Jeff Newell, '90
Captain, 1st Battalion, 303rd Armored Regiment; Army National Guard; Time of service: March 2004-March 2005; Stationed: Camp Victory, Baghdad; Currently: Seattle
The 303rd Armor is based out of Kent. We're a tank battalion. But we had our tanks taken away and were retrained as infantry. And then we were responsible to protect Victory Base.
There were two villages immediately outside [Camp Victory] that we were responsible for patrolling. And it became clear that it was in our best interest to be very heavily involved with both of those villages, because once we started working with them and did an incredible amount of projects with them, the violence from those areas toward the base went to zero. ... We wanted to have a much more active role than just sitting in a static defense position. There was a large village just to the east . a village where Saddam put tons of widows and orphans of either his policies or wars. It pretty much emptied out right after his government toppled, and you had 10,000 squatters move in with really no form of government, really a microcosm of the whole country, with lots of diverse interests. And we went out there pretty quickly and used a lot of our citizen-soldier skills, our professional skills, to start projects and help them establish their first-ever city council. We would hire them to clean out the area and rebuild their electrical grid and fix their sewage lines and get their school running and their medical facility running. That really helped us, I think-it gave us a mission we really could sink our teeth into, and we could see not just the happy kids and the happy citizens but also the diminishing number of attacks from that area to zero, to where they would call us for help.
I'm what they call the S-1, the battalion personnel officer. The way I explain that to friends is, in essence, I was the human resources director for the whole battalion, meaning pay, promotions, benefits, awards, demotions-all those types of things that you and I would go to an HR director for. That's kind of what the S-1 does for the battalion. Which was weird for me because I joined the Army National Guard and got commissioned a tank and armor officer to get away from my sales desk job, and I found myself during the deployment sitting a desk most of the time, using the Internet and e-mail and office automation.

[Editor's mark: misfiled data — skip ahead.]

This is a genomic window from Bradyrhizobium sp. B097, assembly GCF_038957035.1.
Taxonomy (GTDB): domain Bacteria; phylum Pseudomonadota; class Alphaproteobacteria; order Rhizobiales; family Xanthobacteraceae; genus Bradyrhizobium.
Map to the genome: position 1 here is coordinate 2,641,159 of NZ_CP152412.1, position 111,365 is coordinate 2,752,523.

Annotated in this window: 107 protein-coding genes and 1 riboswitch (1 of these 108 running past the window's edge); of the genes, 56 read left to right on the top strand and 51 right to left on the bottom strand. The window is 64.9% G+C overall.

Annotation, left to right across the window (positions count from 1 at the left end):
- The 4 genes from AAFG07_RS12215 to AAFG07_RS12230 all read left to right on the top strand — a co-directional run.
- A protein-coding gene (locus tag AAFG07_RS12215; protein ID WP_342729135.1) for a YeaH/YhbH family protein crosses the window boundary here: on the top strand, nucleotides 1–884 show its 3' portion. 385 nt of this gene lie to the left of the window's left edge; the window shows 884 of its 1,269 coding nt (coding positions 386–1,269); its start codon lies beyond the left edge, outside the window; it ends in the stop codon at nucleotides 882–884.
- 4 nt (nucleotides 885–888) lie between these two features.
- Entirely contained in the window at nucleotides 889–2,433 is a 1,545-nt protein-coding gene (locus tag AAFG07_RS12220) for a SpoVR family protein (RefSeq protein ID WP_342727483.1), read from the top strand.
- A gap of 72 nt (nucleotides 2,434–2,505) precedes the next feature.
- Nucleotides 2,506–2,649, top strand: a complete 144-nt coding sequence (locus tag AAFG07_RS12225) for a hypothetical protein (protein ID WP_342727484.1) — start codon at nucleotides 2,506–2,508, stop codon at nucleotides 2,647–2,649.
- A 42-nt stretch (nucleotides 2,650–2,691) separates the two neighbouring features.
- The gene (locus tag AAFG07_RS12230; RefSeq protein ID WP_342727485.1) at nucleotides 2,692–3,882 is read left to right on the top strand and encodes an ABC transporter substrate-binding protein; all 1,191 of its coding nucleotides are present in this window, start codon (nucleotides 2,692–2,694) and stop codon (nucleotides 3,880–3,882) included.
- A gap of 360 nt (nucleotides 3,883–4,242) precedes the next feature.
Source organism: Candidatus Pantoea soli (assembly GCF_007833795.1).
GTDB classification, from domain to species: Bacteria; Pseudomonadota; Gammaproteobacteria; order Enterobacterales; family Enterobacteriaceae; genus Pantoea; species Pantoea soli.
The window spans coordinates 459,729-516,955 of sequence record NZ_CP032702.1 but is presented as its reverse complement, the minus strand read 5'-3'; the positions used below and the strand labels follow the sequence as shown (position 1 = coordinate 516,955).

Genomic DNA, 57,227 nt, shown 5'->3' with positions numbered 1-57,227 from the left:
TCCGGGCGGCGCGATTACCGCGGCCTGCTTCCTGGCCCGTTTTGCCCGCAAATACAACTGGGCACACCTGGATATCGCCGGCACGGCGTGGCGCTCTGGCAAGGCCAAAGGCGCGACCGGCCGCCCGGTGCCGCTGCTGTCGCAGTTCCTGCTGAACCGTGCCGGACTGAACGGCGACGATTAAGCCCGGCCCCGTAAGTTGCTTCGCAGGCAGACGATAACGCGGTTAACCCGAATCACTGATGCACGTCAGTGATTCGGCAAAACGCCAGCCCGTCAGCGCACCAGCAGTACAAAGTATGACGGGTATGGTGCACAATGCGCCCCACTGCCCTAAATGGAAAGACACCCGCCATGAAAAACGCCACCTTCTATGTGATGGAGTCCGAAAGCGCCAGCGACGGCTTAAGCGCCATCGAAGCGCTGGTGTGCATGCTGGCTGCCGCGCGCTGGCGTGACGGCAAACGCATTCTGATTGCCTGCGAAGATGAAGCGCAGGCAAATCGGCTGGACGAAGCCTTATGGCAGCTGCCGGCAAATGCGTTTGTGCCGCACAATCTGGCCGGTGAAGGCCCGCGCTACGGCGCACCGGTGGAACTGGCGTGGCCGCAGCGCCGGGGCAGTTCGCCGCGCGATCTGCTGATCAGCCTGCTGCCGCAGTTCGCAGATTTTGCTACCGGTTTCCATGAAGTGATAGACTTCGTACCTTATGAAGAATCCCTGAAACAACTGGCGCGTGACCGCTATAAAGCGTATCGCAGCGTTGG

[My daughter Grace] was 13 months old when I left, and when I got back she was 27 months. So I'd missed half of her life. The pendulum has now swung back to where I've been with her more than I've been away from her. But for a while there I'd been away longer than I'd been with her, which was a hard reality to deal with. It was tough missing all the firsts. That was the toughest part. I mean I love my wife and I missed her tremendously, but not seeing a lot of firsts-that's something, unfortunately, I'll never get back.
I told everybody I'd do it, and when I got back, two weeks ago, I held a two-and-a-half birthday party for Grace, because I missed her two. I decided that every two-year-old should have at least two birthdays a year.
Grace did know me when I got back. Between technology and my wife, every day, mentioning me, talking about things I liked . there was not the 'Who is that?' reaction. And that happens to a lot of soldiers and it's perfectly natural. I was very fortunate that she knew who I was and ran up right away and now, I'm sure, doesn't even know that I was gone for that amount of time. Which is the great thing about the resiliency of kids. But my wife and technology did a great job. Between video and me talking to her on the phone, or singing songs on cassette tapes ... all those types of things really helped.
I saw more Husky hats and Husky shirts over there than I expected-not just alumni in the military, but contractors or what have you. You'd meet them in the strangest places. Especially when [Congressman] Adam Smith came. We went up to the big chow hall, and there was a Husky helmet on the table. And I'm like, 'Boy. First Cav is either incredibly great with their PR for every congressman who comes through or there's something more to this. How could there be a Husky helmet there?' And sure enough, I asked one of the aides, 'Whose helmet?' 'Oh, General Chiarelli. He's a huge Husky fan.' I said, 'You're kidding me!' We hadn't met him yet, even though we were attached to him. It's 60 battalions-that's the biggest division in the history of the U.S. Army. When he left Baghdad, they had 35,000 troops in one division, which is unheard of. That's the size of most corps. So I went up to the general and said, 'Hey, sir. I'm sorry, but you're not the biggest Husky fan. I am.' And we started talking and laughing. And then we would periodically correspond, just regarding Husky stuff. Which was nice-not just to have a two-star calling me to talk Husky football, but it was a great diversion, just to talk about Husky Stadium and growing up there and those things.
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